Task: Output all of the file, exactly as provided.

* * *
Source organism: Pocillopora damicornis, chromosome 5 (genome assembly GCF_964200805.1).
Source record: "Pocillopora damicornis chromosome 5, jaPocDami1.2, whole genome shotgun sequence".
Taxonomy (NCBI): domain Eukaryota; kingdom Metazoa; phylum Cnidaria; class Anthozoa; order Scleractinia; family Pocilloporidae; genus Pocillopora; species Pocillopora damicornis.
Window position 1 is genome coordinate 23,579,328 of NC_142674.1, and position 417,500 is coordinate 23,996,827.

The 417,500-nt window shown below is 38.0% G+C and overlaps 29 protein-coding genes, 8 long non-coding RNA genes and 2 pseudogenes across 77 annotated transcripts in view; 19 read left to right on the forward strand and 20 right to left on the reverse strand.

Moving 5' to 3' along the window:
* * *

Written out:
Source organism: Pocillopora damicornis, chromosome 5 (genome assembly GCF_964200805.1).
Source record: "Pocillopora damicornis chromosome 5, jaPocDami1.2, whole genome shotgun sequence".
Taxonomy (NCBI): domain Eukaryota; kingdom Metazoa; phylum Cnidaria; class Anthozoa; order Scleractinia; family Pocilloporidae; genus Pocillopora; species Pocillopora damicornis.
Window position 1 is genome coordinate 23,579,328 of NC_142674.1, and position 417,500 is coordinate 23,996,827.

The 417,500-nt window shown below is 38.0% G+C and overlaps 29 protein-coding genes, 8 long non-coding RNA genes and 2 pseudogenes across 77 annotated transcripts in view; 19 read left to right on the forward strand and 20 right to left on the reverse strand.

Moving 5' to 3' along the window: